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    This thread needs more Tex Avery.





    General Animation Thread
    General Animation Thread

    Man, I love Screwy's final design, I really do.

  15. #58
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    Been jumping around here and there, and you know something that bugs me? Why hasn't Disney put out dvds for all of their 90's series, yet? Sure, they have Darkwing Duck, Rescue Rangers, Gargoyles, and Ducktales.

    But there's no Bonkers, no Goof Troop, not the Aladdin series (yeah, that existed!), Timon and Pumbaa, c'mon! Every single one of those shows is linked with a successful film that they love making special editions up the wazoo already! They'd rather keep the direct to video mess, though. What the hell?

    Speaking of which, is it just me or was Jim Cummings playing a lead role in EVERY Disney tv cartoon from the 90's? I'm not complaining, but I wonder what his work schedule had to have looked like in those days.

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    Japanese animation studio Production IG is working on a 10-minute short film, and also willing to prove to the current market that original animation projects ARE viable despite the recession.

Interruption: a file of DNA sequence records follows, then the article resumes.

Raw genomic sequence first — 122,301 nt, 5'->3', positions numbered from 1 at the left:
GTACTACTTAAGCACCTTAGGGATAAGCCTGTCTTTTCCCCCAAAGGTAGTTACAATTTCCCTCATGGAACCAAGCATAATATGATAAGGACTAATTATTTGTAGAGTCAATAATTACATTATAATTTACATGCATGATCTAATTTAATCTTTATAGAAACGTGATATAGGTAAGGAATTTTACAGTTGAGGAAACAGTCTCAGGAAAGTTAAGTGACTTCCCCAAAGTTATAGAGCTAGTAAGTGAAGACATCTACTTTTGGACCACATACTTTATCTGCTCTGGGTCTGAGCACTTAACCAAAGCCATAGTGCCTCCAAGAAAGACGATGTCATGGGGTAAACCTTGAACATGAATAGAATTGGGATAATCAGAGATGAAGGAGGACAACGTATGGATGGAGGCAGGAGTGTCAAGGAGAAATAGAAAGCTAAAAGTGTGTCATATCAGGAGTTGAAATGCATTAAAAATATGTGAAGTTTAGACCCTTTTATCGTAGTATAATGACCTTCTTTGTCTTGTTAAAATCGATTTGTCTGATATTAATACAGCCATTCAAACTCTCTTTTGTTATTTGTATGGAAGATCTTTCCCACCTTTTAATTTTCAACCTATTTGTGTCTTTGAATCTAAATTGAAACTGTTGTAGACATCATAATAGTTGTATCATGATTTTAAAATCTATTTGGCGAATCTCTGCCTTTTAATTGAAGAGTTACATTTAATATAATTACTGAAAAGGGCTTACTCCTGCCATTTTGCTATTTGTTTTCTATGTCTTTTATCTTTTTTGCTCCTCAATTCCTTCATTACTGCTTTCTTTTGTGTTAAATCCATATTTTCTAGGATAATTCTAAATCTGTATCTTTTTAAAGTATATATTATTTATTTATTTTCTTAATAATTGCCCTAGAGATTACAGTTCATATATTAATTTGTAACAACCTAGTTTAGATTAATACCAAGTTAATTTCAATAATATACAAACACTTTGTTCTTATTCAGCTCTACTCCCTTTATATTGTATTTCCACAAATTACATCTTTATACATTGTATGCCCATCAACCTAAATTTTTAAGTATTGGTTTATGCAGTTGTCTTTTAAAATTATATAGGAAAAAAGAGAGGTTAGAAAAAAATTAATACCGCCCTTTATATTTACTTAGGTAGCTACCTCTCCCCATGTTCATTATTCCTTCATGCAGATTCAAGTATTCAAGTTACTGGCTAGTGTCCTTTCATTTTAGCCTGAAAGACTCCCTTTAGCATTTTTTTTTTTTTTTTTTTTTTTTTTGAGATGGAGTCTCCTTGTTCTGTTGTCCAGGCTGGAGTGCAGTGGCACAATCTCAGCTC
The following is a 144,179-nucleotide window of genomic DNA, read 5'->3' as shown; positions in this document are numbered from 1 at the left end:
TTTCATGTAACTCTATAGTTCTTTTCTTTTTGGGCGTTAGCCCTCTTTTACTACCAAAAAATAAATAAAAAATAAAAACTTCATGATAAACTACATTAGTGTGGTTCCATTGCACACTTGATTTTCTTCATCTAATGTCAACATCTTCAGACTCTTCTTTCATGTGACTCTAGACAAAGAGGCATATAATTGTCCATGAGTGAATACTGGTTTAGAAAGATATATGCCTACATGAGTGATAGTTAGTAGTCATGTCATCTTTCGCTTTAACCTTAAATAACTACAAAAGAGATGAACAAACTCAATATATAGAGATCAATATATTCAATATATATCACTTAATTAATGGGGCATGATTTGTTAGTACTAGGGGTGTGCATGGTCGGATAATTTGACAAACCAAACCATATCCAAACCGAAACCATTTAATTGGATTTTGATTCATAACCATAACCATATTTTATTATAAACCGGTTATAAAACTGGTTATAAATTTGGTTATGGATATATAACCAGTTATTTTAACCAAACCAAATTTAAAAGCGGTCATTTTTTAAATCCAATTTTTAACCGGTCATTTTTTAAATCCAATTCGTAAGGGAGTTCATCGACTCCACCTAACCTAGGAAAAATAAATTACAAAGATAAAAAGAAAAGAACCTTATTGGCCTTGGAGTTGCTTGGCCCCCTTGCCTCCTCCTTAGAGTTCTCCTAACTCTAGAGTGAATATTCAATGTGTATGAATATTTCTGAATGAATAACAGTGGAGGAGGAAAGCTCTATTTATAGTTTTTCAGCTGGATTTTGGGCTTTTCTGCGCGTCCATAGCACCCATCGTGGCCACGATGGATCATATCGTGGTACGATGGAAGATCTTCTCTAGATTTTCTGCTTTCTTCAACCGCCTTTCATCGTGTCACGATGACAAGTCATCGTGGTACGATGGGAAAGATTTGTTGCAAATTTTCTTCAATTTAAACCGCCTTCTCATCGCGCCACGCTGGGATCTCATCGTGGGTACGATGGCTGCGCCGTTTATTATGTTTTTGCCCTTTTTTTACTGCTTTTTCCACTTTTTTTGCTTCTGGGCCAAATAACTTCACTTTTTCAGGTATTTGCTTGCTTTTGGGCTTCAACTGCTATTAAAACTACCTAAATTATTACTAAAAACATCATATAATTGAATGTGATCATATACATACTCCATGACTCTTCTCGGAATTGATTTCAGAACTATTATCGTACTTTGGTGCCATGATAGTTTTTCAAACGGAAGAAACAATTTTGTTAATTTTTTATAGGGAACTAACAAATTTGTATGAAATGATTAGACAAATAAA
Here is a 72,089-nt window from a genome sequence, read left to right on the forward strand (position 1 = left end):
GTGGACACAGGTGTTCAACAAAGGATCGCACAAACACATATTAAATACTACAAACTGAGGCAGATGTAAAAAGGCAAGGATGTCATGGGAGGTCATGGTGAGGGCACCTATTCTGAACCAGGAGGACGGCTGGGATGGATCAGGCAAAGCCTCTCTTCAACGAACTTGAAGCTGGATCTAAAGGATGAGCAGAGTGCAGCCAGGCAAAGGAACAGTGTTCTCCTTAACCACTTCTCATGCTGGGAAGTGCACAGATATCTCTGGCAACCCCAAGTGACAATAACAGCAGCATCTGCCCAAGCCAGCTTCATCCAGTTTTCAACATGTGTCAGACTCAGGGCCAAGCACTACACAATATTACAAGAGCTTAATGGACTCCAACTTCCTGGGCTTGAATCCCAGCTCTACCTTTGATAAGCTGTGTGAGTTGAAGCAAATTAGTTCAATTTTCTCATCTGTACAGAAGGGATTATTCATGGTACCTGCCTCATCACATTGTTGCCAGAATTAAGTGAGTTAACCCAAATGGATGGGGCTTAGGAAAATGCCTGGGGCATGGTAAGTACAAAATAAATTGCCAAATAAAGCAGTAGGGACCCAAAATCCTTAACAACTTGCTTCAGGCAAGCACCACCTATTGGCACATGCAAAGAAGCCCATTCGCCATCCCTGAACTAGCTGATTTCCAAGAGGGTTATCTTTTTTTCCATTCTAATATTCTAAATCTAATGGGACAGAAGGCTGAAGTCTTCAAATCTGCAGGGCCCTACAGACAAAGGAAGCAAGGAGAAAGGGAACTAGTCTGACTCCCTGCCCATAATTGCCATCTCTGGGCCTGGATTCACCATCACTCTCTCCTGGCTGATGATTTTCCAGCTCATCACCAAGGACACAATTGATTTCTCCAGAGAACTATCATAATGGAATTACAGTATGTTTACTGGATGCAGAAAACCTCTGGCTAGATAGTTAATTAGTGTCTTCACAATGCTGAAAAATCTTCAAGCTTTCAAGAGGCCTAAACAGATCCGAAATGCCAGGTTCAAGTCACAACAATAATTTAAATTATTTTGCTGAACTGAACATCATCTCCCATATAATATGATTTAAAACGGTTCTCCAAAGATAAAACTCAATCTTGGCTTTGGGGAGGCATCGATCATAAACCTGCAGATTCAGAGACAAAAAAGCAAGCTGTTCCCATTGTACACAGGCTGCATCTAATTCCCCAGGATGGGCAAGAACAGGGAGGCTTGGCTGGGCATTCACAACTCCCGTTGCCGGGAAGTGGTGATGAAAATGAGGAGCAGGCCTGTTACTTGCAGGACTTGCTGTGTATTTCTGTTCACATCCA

I personally think that anyone who cares about animation as an industry should pitch in, just for the sake of sending a message. I don't even LIKE the concept that they're going with.

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    I have agree that this thread needs more Tex Avery coverage, and it's surprising that he never liked Screwy considering the humor Tex was synonymous with. Guess Droopy provided a strong sense of contrast that Screwy didn't. By the way, what do people here think of Friz Freleng, UPA, John Hubley after he left that studio, and Jay Ward?